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Although there are many different and sometimes conflicting approaches to feminist philosophy, (see "Feminism, approaches to"), it is instructive to begin by asking what, if anything, feminists as a group are committed to.
Feminism brings many things to philosophy including not only a variety of particular moral and political claims, but ways of asking and answering questions, critiques of mainstream philosophical views and methods, and new topics of inquiry.
Feminist contributions to and interventions in mainstream philosophical debates are covered in entries under "Feminism, interventions".
Although most feminists would probably agree that there is some sense of "rights" on which achieving equal rights for women is a necessary condition for feminism to succeed, most would also argue that this would not be sufficient.
This is because women's oppression under male domination rarely if ever consists solely in depriving women of political and legal "rights", but also extends into the structure of our society and the content of our culture, and permeates our consciousness (e.g., Bartky 1990).
Moreover, even considering only relatively recent efforts to resist male domination in Europe and the US, the emphasis on "First" and "Second" Wave feminism ignores the ongoing resistance to male domination between the 1920's and 1960's and the resistance outside mainstream politics, particularly by women of color and working class women.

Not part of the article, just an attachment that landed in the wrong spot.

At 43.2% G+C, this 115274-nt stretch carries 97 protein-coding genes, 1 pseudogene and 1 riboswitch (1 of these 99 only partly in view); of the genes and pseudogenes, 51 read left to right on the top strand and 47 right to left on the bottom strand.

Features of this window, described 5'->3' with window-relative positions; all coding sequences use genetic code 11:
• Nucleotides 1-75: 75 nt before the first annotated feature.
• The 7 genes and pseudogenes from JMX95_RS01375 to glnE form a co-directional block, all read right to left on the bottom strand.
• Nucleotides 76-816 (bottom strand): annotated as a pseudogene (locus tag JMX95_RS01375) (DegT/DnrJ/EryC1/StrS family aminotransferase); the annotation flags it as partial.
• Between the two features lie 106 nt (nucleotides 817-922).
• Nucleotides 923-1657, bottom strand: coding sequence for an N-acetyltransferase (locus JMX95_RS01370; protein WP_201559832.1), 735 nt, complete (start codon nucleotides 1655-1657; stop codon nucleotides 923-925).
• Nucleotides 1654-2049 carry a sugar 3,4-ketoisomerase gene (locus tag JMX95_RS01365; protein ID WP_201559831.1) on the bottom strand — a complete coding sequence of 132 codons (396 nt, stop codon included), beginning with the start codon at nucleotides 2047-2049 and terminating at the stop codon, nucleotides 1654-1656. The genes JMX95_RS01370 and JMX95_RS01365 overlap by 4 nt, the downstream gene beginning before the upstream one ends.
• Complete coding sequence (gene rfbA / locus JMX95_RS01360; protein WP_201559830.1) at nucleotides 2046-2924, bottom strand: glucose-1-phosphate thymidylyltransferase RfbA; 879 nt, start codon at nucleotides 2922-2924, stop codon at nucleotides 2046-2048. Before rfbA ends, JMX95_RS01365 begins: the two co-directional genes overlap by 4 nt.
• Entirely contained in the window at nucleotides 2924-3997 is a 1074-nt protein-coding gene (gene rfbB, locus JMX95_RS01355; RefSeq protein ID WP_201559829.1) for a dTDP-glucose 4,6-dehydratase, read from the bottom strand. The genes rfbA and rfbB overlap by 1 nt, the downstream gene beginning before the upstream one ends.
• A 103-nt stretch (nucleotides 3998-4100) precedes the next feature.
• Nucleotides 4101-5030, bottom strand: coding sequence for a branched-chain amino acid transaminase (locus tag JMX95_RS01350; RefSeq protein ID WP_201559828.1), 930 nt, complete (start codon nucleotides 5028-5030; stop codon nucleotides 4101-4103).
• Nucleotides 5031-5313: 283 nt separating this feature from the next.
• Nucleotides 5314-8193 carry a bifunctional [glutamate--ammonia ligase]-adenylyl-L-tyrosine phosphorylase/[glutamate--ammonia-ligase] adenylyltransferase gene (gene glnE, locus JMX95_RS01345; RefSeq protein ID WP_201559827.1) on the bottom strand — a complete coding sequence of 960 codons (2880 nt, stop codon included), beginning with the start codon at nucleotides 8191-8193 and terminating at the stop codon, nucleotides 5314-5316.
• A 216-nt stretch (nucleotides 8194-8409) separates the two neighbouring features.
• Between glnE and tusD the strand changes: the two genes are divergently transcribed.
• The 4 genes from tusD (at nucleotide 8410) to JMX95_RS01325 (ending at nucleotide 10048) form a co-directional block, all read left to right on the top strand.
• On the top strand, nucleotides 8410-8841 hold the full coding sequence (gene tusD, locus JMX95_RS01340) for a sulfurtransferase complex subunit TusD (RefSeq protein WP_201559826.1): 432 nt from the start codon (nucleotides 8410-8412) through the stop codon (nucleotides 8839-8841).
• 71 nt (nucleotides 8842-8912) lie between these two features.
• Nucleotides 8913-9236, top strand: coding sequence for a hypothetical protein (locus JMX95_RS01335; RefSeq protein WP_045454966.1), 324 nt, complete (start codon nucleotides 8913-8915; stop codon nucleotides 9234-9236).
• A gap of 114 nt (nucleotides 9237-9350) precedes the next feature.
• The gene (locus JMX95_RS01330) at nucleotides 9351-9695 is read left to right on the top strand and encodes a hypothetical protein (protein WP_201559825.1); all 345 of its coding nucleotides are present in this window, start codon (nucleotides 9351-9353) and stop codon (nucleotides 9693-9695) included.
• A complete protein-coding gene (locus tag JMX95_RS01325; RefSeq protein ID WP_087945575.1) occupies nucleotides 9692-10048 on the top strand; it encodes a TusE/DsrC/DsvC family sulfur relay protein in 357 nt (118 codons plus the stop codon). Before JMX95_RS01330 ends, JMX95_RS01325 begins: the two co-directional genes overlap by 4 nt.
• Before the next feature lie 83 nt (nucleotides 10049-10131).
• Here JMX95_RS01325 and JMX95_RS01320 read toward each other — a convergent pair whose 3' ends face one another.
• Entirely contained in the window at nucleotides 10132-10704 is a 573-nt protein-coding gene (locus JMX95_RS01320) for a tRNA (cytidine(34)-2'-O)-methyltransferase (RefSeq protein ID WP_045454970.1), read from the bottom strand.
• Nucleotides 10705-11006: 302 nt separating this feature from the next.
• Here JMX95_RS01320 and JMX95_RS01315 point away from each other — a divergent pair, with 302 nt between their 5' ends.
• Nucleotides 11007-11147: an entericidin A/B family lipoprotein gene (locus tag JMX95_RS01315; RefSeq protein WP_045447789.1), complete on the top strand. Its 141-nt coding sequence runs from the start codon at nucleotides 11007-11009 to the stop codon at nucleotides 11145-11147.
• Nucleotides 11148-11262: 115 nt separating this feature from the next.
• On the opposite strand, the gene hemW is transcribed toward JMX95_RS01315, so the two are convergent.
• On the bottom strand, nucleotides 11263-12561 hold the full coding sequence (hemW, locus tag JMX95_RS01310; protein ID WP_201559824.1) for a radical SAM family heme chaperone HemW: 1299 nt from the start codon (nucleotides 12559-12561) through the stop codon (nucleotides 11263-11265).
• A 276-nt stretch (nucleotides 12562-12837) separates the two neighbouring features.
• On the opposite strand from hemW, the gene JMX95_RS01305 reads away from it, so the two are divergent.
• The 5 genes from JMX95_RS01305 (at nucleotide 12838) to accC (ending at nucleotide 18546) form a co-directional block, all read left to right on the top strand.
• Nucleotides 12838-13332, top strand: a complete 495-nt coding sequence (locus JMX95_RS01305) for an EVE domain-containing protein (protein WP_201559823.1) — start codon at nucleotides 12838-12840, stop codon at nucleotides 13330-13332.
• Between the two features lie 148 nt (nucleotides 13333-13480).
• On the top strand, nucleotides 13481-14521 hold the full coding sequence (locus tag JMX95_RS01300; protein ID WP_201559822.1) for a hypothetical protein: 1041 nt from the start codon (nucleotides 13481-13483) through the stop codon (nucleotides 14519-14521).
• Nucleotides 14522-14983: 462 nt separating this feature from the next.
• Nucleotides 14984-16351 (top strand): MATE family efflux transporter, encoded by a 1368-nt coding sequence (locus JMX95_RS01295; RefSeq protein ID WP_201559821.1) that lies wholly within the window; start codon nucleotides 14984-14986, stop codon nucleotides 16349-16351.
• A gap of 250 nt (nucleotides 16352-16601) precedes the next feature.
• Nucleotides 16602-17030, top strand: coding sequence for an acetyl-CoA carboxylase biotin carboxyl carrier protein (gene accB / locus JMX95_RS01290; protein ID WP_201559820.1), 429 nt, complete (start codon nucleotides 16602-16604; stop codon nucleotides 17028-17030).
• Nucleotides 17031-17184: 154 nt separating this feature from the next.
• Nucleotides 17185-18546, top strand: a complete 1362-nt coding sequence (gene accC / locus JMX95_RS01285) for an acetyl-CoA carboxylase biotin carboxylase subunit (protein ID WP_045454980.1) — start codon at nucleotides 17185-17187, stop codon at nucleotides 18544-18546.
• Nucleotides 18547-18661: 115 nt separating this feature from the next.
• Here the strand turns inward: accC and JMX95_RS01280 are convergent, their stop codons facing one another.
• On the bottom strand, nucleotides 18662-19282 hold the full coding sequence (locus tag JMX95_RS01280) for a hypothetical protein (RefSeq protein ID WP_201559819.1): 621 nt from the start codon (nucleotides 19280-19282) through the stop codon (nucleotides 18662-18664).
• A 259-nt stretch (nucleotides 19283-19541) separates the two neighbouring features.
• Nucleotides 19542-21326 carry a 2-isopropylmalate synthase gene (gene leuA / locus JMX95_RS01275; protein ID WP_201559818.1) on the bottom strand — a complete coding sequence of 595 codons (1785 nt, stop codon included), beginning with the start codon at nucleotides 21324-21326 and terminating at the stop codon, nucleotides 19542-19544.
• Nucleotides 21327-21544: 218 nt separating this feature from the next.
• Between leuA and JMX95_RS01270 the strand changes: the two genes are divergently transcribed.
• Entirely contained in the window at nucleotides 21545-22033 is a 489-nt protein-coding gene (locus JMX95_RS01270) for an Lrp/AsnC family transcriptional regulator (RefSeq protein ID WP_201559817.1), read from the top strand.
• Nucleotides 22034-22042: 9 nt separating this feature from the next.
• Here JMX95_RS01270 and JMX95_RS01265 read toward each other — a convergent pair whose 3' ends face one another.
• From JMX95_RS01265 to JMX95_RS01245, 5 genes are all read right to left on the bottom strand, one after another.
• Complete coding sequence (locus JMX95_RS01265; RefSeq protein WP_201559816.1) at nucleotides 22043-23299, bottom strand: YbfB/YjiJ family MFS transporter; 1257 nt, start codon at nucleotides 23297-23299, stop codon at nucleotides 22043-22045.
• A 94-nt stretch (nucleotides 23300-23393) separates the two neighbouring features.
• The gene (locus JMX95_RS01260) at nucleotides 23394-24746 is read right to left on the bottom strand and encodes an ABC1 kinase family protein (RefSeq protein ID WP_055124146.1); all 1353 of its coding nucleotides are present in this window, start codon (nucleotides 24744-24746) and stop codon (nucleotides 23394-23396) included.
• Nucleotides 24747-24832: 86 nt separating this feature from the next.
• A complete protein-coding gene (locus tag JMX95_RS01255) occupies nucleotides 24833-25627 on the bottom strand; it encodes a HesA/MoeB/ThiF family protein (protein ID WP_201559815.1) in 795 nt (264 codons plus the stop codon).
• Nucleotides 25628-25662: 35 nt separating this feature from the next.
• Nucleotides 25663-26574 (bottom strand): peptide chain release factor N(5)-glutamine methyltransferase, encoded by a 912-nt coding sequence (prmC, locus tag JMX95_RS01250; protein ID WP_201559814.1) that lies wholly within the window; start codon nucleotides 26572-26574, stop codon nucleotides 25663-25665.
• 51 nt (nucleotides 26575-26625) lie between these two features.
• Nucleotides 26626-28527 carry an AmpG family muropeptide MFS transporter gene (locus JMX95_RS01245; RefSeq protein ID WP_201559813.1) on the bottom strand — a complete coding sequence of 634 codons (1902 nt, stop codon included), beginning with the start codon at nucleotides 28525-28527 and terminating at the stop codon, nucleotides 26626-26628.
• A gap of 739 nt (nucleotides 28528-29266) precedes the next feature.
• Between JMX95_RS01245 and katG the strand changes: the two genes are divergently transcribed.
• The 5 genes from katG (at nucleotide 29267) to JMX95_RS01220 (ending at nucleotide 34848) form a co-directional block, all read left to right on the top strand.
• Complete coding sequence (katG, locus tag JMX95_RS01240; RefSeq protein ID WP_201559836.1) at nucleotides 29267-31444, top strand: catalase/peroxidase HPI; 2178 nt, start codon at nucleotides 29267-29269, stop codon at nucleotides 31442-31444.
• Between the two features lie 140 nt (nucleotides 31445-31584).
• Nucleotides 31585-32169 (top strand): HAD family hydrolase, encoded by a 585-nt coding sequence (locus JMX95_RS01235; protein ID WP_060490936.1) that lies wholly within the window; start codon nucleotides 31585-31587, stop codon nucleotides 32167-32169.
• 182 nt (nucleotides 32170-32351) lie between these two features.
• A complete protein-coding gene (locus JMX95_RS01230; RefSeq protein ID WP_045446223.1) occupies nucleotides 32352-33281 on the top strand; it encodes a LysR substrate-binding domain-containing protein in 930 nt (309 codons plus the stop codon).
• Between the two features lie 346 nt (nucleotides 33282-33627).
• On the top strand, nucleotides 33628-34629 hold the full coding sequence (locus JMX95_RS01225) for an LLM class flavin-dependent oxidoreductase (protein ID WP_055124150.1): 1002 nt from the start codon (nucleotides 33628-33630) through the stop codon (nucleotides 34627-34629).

Feminist Research Paper
One might seek to solve these problems by emphasizing the political ideas that the term was apparently coined to capture, viz., the commitment to women's equal rights.In many of its forms, feminism seems to involve at least two claims, one normative and the other descriptive.The normative claim concerns how women ought (or ought not) to be viewed and treated and draws on a background conception of justice or broad moral position; the descriptive claim concerns how women are, as a matter of fact, viewed and treated, alleging that they are not being treated in accordance with the standards of justice or morality invoked in the normative claim.Feminists disagree about what sexism consists in, and what exactly ought to be done about it; they disagree about what it means to be a woman or a man and what social and political implications gender has or should have.Nonetheless, motivated by the quest for social justice, feminist inquiry provides a wide range of perspectives on social, cultural, and political phenomena.) , and what sorts of injustice women in fact suffer (what aspects of women's current situation are harmful or unjust? Disagreements between feminists and non-feminists can also occur with respect to both the normative and descriptive claims, e.g., some non-feminists agree with feminists on the ways women ought to be viewed and treated, but don't see any problem with the way things currently are.Others disagree about the background moral or political views.My goal here will be to sketch some of the central uses of the term that are most relevant to those interested in contemporary feminist philosophy.For an overview of the history of feminist thought see: "Feminism, history of".(Admittedly, the claim that women are disadvantaged with respect to rights and respect is not a "purely descriptive" claim since it plausibly involves an evaluative component.However, my point here is simply that claims of this sort concern what is the case not what ought to be the case.) Disagreements within feminism can occur with respect to either the descriptive or normative claim, e.g., feminists differ on what would count as justice or injustice for women (what counts as "equality," "oppression," "disadvantage"?